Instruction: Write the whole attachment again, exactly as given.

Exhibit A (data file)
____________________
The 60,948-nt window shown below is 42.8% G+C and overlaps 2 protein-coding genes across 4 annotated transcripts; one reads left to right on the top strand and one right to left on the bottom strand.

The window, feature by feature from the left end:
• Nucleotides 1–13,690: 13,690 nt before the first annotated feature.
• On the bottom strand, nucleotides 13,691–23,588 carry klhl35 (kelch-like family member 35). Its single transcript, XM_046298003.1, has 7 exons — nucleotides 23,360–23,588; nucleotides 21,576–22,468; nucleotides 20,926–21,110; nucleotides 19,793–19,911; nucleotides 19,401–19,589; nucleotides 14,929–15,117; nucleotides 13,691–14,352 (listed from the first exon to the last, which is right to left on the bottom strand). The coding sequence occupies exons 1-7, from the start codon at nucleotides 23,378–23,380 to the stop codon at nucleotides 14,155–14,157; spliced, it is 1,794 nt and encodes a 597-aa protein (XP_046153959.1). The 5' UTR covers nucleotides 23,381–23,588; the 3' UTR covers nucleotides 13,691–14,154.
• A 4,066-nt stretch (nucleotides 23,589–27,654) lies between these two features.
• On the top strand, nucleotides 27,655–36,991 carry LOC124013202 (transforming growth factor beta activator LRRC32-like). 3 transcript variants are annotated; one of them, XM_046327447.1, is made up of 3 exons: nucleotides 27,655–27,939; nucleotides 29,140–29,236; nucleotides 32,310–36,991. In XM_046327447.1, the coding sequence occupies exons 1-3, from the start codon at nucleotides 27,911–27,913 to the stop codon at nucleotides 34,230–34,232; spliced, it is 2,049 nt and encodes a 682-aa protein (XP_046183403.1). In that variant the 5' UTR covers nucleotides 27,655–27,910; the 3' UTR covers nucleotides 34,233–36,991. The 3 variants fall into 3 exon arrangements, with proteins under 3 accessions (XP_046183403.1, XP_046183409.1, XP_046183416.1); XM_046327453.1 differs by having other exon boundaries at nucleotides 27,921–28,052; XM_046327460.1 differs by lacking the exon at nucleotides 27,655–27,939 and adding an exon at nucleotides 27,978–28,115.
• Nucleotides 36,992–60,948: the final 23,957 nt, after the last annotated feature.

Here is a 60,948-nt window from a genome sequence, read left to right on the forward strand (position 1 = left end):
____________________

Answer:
The 60,948-nt window shown below is 42.8% G+C and overlaps 2 protein-coding genes across 4 annotated transcripts; one reads left to right on the top strand and one right to left on the bottom strand.

The window, feature by feature from the left end:
• Nucleotides 1–13,690: 13,690 nt before the first annotated feature.
• On the bottom strand, nucleotides 13,691–23,588 carry klhl35 (kelch-like family member 35). Its single transcript, XM_046298003.1, has 7 exons — nucleotides 23,360–23,588; nucleotides 21,576–22,468; nucleotides 20,926–21,110; nucleotides 19,793–19,911; nucleotides 19,401–19,589; nucleotides 14,929–15,117; nucleotides 13,691–14,352 (listed from the first exon to the last, which is right to left on the bottom strand). The coding sequence occupies exons 1-7, from the start codon at nucleotides 23,378–23,380 to the stop codon at nucleotides 14,155–14,157; spliced, it is 1,794 nt and encodes a 597-aa protein (XP_046153959.1). The 5' UTR covers nucleotides 23,381–23,588; the 3' UTR covers nucleotides 13,691–14,154.
• A 4,066-nt stretch (nucleotides 23,589–27,654) lies between these two features.
• On the top strand, nucleotides 27,655–36,991 carry LOC124013202 (transforming growth factor beta activator LRRC32-like). 3 transcript variants are annotated; one of them, XM_046327447.1, is made up of 3 exons: nucleotides 27,655–27,939; nucleotides 29,140–29,236; nucleotides 32,310–36,991. In XM_046327447.1, the coding sequence occupies exons 1-3, from the start codon at nucleotides 27,911–27,913 to the stop codon at nucleotides 34,230–34,232; spliced, it is 2,049 nt and encodes a 682-aa protein (XP_046183403.1). In that variant the 5' UTR covers nucleotides 27,655–27,910; the 3' UTR covers nucleotides 34,233–36,991. The 3 variants fall into 3 exon arrangements, with proteins under 3 accessions (XP_046183403.1, XP_046183409.1, XP_046183416.1); XM_046327453.1 differs by having other exon boundaries at nucleotides 27,921–28,052; XM_046327460.1 differs by lacking the exon at nucleotides 27,655–27,939 and adding an exon at nucleotides 27,978–28,115.
• Nucleotides 36,992–60,948: the final 23,957 nt, after the last annotated feature.

Here is a 60,948-nt window from a genome sequence, read left to right on the forward strand (position 1 = left end):